The Best Ways To Reheat Mashed Potatoes

There are few kitchen staples more delicious — and reliable — than potatoes. Whether the starchy spuds take the form of french fries, potato salad, roasted potatoes, potato pancakes, as the base of a hash, or so many more tasty examples, we certainly wouldn't want to find ourselves in a potato-less kitchen.

And of all the classic potato recipes, there might not be one more classic than mashed potatoes. Typically a simple yet irresistible combination of boiled potatoes, butter, and milk or cream, the holiday-appropriate side dish can be made smooth and creamy or in a chunkier style. Common mashed potato variations include those enriched with ingredients like sour cream, bacon, and cheeses such as cheddar.

Often, when we whip up a batch of mashed potatoes, it's a big batch — fit for the groaning tables of holidays such as Thanksgiving and Christmas. And while pretty much everyone loves a good mash, leftover mashed potatoes are a common occurrence, too. Mashed potatoes can be a tricky item to reheat, prone to getting scorched or gluey, according to The Kitchn. So how best to reheat them to their creamy glory? Read on to find out.

On the stovetop

As Martha Stewart notes, mashed potatoes, like other leftover starchy dishes, can go dry and sticky as they sit in the fridge. But there's a remedy for that, and, according to the outlet, it's reheating the taters on the stovetop. But don't just grab the same pot you made the potatoes in: Martha Stewart suggests storing the potatoes in a heatproof bowl, then placing the bowl over a pot of simmering water in a double-boiler method of reheating.

To keep the potatoes from drying out? Add an extra splash of cream or milk, another pat of butter, and stir them a few times until they're warmed through. Just don't stir too often, or you'll risk them going gummy. Juggling a bunch of dishes — including mashed potatoes — on Thanksgiving or Christmas Day? Keep the potatoes on the stove. "You can also keep them warm over the stove like this," Martha Stewart associate food editor Riley Wofford explains, adding that this method works "if you reheated them too soon before everything else was ready, or you made them the day of."

In the oven

The Kitchn also cites the risk of gluey mashed potatoes when reheating, a phenomenon caused by overworking the starch in the potatoes. But the site takes a different approach when it comes to reheating, turning to that old standby: the oven. A method that avoids mashed potatoes scorching on the bottom of the pan or getting over-stirred, fates that can befall stovetop-reheated mashed potatoes, this one starts by preheating the oven to 350 degrees Fahrenheit.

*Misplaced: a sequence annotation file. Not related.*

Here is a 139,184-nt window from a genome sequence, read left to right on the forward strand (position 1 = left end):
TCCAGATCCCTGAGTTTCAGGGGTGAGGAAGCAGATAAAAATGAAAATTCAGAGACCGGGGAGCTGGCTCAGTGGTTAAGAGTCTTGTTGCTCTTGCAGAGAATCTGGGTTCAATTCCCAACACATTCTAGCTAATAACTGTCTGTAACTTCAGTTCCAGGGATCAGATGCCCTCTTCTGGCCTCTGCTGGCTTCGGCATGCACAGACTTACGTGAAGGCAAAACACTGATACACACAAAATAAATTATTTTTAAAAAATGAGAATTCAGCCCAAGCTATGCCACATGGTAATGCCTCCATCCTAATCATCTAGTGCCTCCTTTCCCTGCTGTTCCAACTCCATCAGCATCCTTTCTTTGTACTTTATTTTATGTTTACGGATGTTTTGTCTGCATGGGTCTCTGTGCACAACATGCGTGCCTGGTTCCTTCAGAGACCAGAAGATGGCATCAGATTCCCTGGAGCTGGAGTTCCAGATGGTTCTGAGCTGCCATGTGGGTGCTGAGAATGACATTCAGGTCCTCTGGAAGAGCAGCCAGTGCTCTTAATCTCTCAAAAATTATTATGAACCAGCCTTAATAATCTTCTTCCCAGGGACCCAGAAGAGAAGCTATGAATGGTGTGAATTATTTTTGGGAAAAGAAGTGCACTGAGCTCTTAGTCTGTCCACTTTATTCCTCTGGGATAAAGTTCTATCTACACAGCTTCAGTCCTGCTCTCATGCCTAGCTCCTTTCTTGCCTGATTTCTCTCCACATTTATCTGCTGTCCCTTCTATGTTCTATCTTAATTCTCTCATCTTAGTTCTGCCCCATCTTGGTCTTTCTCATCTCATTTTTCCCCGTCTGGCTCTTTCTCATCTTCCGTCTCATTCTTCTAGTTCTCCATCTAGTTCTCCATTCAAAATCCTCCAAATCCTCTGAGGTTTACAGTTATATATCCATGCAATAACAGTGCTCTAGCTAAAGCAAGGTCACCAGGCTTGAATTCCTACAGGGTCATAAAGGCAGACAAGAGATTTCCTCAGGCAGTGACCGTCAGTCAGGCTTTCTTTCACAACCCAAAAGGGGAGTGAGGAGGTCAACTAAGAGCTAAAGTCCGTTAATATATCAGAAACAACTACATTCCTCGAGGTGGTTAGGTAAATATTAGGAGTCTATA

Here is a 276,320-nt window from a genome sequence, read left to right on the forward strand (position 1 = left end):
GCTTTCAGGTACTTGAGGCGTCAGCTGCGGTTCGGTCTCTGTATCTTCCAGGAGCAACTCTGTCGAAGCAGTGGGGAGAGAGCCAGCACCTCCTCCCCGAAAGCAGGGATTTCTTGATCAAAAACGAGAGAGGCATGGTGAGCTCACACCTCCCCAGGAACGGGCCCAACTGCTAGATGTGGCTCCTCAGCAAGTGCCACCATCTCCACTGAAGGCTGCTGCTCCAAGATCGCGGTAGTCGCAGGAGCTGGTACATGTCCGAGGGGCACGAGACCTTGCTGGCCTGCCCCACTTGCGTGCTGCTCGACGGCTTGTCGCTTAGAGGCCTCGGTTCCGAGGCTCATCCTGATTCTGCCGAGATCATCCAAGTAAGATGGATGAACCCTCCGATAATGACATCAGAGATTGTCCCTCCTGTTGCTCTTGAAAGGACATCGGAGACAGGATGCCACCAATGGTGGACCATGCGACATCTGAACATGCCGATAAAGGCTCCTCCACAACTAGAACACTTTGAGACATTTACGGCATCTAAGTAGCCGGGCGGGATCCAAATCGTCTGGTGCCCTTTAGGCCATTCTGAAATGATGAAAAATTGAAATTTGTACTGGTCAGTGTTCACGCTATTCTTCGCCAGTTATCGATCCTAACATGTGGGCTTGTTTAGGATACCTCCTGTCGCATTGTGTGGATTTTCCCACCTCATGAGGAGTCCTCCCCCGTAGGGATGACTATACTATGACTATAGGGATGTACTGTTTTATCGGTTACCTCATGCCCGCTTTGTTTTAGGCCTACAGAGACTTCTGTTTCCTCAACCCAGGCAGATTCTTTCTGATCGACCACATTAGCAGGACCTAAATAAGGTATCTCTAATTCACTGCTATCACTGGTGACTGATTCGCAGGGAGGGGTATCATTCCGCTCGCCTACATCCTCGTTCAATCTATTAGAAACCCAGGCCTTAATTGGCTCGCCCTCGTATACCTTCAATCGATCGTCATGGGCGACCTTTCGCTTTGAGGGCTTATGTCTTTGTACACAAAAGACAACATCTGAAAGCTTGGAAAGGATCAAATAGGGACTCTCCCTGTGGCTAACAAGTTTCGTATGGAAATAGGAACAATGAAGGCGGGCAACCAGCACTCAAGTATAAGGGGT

The Kitchn suggests spreading the leftover mashed potatoes into an oven-safe dish, then adding more cream and butter (or broth and butter). Once done, cover the dish tightly with foil and reheat slowly in the oven until warmed through. The experts over at Pioneer Woman, meanwhile, also suggest reheating mashed potatoes in the oven and recommend leaving them to warm for about 15 to 20 minutes.

Another hot tip from The Kitchn? Turkey that needs reheating will take about the same amount of time as the potatoes, so it's a handy trick to keep in mind if the mashers you're reheating are the Thanksgiving variety. And if you're working with a smaller amount of leftover mashed potatoes, the toaster oven will work fine, too: The instructions are the same as the traditional oven.

In the microwave

Though the microwave often gets flak for reheating items unevenly and causing them to dry out (via CNET), this handy kitchen appliance does do some food items justice — and mashed potatoes is one of those items. According to The Spruce Eats, one of the secrets to turning out reheated mashed potatoes that are just as smooth and creamy as when they were first made is to avoid overheating them, which can gelatinize the starch in the potatoes and cause that gumminess that many of us remember from the lunch line at school when we were kids.

And though microwaves can certainly get foods very hot, the outlet's method calls for short bursts of nuking at only half the power — with stirring in between — to make sure the potatoes warm through without ever getting too hot. To reheat mashed potatoes in the microwave, add them to a microwave-safe bowl along with some additional milk or cream, and cover the bowl tightly with plastic wrap. Microwave the potatoes at 50% power for 60 seconds, unwrap the potatoes and stir them, then give them a taste to see how hot they are. Repeat as necessary until the mashed potatoes are nice and warm.

In the Instant Pot

Of all the appliances that have graced our kitchen counters over the past few years, few could argue against the importance of the Instant Pot — the combination slow cooker, pressure cooker, rice maker, and steamer that comes in one compact machine (via The Kitchn). Since it debuted on the U.S. market back in 2010, the Instant Pot has become immensely popular, with an estimated 21% of American adults owning one as of 2019, according to an Instapot Life survey.

And if you count yourself among that 21%, then you're in luck: According to the Sunday Supper Movement, the appliance can be used to reheat mashed potatoes. To do so, pour a cup of water into the pot, then place the trivet inside. Fluff up the potatoes, add them to the inner pot, and then set the "steam" function. Your leftover mashed potatoes will be hot and ready to eat in just five minutes.